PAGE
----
Arsene Wenger‘s radical idea to change the offside rule – which would see a player deemed onside if any part of them that can score a goal is in line with the second-last defender – has been presented to FIFA president Gianni Infantino.
The former Arsenal manager is now FIFA’s chief of global football development and is leading the charge to change how the beautiful game is played.
Infantino said Wenger had given a presentation on a proposed change to the offside law – with the controversial idea being considered by FIFA’s top men.
Arsene Wenger’s idea to change offsides has been presented to FIFA chief Gianni Infantin
Infantino said the offside law had only been changed twice since it was introduced in 1863.
However, the speed of the game and availability of VAR at the highest levels meant that the offside rule could be reviewed again to favour attacking teams.
‘Our aim is always to see if we can make football more attractive,’ Infantino said.
‘Arsene Wenger presented to us today what this could look like. It could be if the attacking player is ahead of the second last defender but still one part of the body is in line, giving the attacking player a bit more room. It is in favour of the attacking player.’
Infantino said that on average there were four offsides per game in the Premier League and this change would reduce the number to two.
Wenger wants to change the offside rule so that a player would be deemed onside if any part of them that can score a goal is in line with the second-last defender
‘The new rule would mean two are not given because they are marginal,’ he added.
No timescale was given on the trials or changes. ‘Such a change will have to be tested,’ said Infantino.
‘If positive we might go ahead, but if negative we might step back. But we are always open to new ideas if we can make football more attacking.’
David Ellery, former Premier League referee and technical director of IFAB said: ‘The test will be if any part of your body apart from the hand or arms is level with or behind the second last defender you would not be offside.’
While offsides have been scrutinised as of late, the way VAR is being implemented in England has also come under attack.
Infantino confirmed that Wenger presented his ideas to FIFA and football’s law-makers
Scott Parker’s Fulham side were denied an equalising goal against Tottenham, with Davinson Sanchez’s clearance striking Mario Lemina on the arm, which was by his side, before eventually falling into Josh Maja’s feet to score past Hugo Lloris.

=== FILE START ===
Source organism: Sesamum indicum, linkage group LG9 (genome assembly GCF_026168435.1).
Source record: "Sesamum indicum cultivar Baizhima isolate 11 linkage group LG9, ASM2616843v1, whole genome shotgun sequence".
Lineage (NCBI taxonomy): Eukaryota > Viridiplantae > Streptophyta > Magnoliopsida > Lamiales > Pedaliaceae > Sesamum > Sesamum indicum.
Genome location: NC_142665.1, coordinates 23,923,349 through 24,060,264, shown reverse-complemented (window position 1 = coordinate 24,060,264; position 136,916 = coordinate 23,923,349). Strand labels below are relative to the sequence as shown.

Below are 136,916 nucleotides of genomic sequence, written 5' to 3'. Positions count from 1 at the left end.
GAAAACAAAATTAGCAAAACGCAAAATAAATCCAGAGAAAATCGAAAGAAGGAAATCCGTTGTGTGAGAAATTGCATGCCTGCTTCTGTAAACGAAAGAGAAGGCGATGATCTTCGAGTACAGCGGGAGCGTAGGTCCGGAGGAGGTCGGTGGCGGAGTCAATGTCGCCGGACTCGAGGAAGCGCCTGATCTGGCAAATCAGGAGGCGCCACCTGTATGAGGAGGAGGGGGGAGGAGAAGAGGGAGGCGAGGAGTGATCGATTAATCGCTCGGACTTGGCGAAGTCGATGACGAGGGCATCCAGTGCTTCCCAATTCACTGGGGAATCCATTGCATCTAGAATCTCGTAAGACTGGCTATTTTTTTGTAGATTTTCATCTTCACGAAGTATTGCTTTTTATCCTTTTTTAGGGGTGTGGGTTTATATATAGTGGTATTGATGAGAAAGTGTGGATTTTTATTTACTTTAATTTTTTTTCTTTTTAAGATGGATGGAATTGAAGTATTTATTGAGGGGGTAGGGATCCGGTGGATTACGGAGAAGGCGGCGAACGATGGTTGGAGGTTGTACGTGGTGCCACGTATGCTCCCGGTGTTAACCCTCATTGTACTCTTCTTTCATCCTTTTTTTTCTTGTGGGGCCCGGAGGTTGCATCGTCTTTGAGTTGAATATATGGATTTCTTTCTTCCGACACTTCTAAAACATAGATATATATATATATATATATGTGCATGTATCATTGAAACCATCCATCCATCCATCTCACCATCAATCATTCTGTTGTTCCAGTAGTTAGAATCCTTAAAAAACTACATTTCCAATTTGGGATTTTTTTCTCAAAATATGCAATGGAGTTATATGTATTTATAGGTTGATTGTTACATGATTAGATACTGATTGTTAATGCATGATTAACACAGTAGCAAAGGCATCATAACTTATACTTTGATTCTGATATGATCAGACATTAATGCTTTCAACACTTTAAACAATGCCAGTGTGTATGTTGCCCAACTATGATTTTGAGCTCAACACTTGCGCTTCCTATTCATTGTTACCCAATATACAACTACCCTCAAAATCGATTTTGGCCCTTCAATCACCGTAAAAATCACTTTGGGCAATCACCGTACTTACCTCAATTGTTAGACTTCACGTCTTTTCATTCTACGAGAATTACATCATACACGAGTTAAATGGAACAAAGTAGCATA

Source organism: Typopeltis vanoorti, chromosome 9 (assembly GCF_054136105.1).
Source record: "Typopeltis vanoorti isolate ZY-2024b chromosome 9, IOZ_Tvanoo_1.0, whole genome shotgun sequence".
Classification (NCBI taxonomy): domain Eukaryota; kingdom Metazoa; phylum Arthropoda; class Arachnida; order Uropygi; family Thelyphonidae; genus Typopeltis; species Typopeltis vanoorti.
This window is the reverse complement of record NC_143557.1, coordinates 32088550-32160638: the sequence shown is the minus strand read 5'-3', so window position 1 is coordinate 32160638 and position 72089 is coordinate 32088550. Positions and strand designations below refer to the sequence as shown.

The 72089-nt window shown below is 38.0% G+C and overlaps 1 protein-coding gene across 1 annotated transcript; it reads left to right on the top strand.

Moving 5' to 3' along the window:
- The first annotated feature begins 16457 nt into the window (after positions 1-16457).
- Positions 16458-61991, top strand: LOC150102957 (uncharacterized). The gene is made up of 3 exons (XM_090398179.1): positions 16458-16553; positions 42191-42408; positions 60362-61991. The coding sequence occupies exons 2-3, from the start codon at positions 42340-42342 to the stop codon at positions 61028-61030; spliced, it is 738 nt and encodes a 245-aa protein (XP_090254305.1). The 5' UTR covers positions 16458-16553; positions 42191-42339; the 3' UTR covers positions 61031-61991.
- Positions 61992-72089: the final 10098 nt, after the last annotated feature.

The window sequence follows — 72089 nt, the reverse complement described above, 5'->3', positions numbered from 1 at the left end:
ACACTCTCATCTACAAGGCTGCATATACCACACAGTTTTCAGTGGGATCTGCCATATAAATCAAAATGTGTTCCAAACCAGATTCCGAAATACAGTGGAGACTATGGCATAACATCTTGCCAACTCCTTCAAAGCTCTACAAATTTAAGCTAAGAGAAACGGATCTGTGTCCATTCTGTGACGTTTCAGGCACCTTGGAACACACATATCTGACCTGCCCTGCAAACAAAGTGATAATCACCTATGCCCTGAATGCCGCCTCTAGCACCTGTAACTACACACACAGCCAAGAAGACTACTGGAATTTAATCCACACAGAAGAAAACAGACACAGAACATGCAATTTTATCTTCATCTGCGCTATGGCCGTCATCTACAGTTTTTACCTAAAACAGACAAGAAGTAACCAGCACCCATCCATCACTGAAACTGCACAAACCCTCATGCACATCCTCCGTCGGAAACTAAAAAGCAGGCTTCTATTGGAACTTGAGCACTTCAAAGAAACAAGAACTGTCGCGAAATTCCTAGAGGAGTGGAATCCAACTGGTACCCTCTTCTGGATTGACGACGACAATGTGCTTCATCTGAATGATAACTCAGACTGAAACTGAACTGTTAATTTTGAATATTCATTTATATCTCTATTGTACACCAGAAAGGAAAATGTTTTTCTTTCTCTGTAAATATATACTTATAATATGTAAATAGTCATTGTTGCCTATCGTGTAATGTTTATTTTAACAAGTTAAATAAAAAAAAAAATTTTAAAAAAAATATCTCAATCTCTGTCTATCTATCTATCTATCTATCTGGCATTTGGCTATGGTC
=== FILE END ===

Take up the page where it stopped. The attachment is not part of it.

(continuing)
WENGER’S RADICAL RULE CHANGES
Throw-ins – Teams should be able to kick the ball back into play instead of throwing it back in, if they are inside their own half.
Offside – An attacker would not be offside if any part of their body with which they are allowed to score, such as a foot, head or shoulder, is in line with the penultimate defender.
Corners – Kicks which curve out of play and then back in again should be permitted.
Free-kicks – Players should be able to touch the ball to themselves to restart play, not be forced to pass to a team-mate.
Parker said VAR was ‘killing every part’ of the excitement and emotion in football in the wake of his side’s defeat by Spurs.
But Infantino launched a staunch defence of the system on Friday, saying: ‘VAR is giving and bringing more justice to the game, making the game more clean and helping referees in taking the correct decisions.
‘If it is taking away joy from some it gives the joy to others (when a decision is changed in favour of their team).
‘Everyone prefers to win a game based on the right decision of the referee.
‘It is unimaginable to think of football without VAR.’
The IFAB also clarified the interpretation of the offside law, saying the definition for handball, whereby the arm ends at the bottom of the armpit, must be used when judging whether a player is offside or not.
Chelsea’s Timo Werner was denied a goal against Liverpool on Thursday night when VAR ruled his arm had been offside in the build-up.
Infantino revealed semi-automated offside technology was trialled at the recent Club World Cup and said he ‘cannot exclude’ the possibility of it being used at the 2022 World Cup.
Wenger revealed his controversial ideas last year, which included changing throw-ins to ‘kick-ins’, out-swinging corner kicks being allowed to go out of play before curling back in and free-kicks would be allowed to be taken with the player passing it to themselves.